As any reader of this blog, or anyone who is familiar with me and my work knows, I am a generally a big cheerleader for the whole D.I.Y. ethic. User-generated content, peer production, craftiness, what have you -- I'm all the way behind it. My wife and I subscribed to both Make and Craft magazines. D knits and crochets like a dynamo, and I am in the process of publishing a book on how mash-ups betoken a new social epoch. We dig hacks, mods, machinima, anything that smacks of good-old-fashioned people power.
However, an unnerving thought has been playing around the corners of my mind for a while: What if the whole D.I.Y. ethic isn't (just) a strategic boon to collective agency, but something more sinister: a wholesale shifting of productive labor onto the backs of consumers, and a sign of the end of the bourgeoisie as we know it?
We generally think of D.I.Y. as (light, encouraging voice) "C'mon, kid! You can do it! Do it yourself!" But what if it's actually something more like (gruff, discouraging voice) "Get out of here, pal, I'm too busy. Do it yourself!"
There are certainly many signs that D.I.Y. production is supplanting traditional economic structures across many industry sectors:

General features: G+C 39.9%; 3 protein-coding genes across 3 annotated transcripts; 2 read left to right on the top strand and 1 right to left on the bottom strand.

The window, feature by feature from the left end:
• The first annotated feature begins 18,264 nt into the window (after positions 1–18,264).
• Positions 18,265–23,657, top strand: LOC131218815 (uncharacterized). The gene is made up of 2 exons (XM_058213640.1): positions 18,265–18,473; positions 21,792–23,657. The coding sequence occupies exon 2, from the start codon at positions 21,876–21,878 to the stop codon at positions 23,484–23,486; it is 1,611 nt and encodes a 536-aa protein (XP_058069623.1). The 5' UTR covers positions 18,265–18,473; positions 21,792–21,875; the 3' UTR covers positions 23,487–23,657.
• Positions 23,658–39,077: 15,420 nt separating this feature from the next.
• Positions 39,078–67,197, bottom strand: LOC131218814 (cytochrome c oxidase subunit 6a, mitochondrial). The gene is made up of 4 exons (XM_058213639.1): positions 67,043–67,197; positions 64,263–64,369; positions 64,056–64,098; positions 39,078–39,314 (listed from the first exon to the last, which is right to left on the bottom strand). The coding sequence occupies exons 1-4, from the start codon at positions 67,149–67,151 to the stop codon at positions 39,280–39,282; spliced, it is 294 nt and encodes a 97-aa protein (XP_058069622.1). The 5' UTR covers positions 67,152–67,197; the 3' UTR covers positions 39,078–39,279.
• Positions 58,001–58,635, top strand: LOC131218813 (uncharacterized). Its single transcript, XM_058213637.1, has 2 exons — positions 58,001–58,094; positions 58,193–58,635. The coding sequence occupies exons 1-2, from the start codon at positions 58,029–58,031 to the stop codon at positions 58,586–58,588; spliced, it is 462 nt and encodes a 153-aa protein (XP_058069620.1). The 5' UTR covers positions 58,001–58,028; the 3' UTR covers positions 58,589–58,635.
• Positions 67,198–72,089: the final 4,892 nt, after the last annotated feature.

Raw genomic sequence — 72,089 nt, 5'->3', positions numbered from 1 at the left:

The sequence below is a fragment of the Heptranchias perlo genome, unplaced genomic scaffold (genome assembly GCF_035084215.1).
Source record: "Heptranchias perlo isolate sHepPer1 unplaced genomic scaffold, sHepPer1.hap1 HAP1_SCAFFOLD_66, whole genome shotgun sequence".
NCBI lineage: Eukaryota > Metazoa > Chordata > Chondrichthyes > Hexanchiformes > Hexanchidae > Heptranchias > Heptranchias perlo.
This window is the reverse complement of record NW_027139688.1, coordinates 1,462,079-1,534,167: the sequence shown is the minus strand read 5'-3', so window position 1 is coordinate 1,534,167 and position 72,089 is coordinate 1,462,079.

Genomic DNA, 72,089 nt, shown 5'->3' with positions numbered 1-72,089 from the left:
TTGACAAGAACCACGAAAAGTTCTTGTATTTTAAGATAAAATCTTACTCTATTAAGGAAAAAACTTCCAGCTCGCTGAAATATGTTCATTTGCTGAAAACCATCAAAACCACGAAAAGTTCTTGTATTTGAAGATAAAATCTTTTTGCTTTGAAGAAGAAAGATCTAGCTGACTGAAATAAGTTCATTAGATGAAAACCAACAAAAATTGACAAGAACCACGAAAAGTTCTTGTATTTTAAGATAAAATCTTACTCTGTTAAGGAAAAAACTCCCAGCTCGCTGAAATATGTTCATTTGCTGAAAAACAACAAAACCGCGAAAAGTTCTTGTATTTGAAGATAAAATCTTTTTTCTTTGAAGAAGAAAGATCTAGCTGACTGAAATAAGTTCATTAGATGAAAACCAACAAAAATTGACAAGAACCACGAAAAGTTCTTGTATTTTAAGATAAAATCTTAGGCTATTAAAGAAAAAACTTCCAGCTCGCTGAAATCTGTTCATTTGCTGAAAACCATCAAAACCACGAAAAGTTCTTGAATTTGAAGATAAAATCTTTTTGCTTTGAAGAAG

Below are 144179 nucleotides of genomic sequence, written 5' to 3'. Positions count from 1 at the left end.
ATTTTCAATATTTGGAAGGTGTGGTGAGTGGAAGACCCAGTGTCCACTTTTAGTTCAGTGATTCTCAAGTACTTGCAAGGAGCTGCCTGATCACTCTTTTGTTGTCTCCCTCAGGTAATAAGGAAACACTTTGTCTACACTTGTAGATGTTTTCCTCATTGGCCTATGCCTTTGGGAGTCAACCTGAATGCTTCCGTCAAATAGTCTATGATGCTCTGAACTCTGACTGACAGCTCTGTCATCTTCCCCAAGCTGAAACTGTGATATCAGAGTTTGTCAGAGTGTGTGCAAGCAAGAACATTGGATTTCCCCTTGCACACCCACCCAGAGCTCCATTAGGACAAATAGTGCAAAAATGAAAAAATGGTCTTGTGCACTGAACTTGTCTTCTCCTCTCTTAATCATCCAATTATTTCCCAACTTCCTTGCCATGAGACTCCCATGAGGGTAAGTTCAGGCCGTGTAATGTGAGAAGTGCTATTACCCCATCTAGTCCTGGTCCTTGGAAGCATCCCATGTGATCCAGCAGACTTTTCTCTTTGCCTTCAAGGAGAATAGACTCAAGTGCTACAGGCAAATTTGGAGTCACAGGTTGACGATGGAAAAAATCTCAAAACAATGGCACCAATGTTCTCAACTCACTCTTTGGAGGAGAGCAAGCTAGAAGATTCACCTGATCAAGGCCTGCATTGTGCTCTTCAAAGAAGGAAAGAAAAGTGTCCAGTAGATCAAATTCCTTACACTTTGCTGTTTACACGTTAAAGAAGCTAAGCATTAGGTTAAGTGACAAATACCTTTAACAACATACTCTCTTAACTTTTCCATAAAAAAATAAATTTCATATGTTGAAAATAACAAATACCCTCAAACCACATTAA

- Fifty years ago, you'd go to a department store and purchase a bookshelf. Today, you go to IKEA, bring home a box of compressed wood chips, and spend hours at home with an allen wrench.
- Marketers are increasingly relying upon consumers to share the cost of advocating products and identifying markets. MySpace and Facebook can certainly be seen as vehicles for this trend, although it also applies in the mass media, such as the recent peer-produced Superbowl Doritos commercial.
- Fifty years ago, both local and national news events were reported and published by a corps of professional journalists. Today, an increasing percentage of the news and (especially) opinion we read comes from the peer-produced blogosphere.
The list could go on ad nauseum; these are simply the first examples I could think of. There are many competing potential explanations for this trend:
- Peer-production is killing traditional industry, (e.g. the much-maligned influence of blogging on the newspaper business).
- Big businesses are crassly appropriating the peer-production ethic to lower their costs and boost their margins, in the guise of consumer-friendliness.
- Everybody benefits from increased efficiency, with lower overall production costs being passed down to the consumer.
Unfortunately, none of these explanations appears to be true:
- In the case of newspapers, for instance, I would argue that Craigslist is far more devastating an influence than the blogosphere. Local and classified advertising have always subsidized print news journalism, and the Web is simply a much better platform for localized marketing and commece. If anything, the blogosphere provides much-needed credibility and readership for the newspapers' online editions.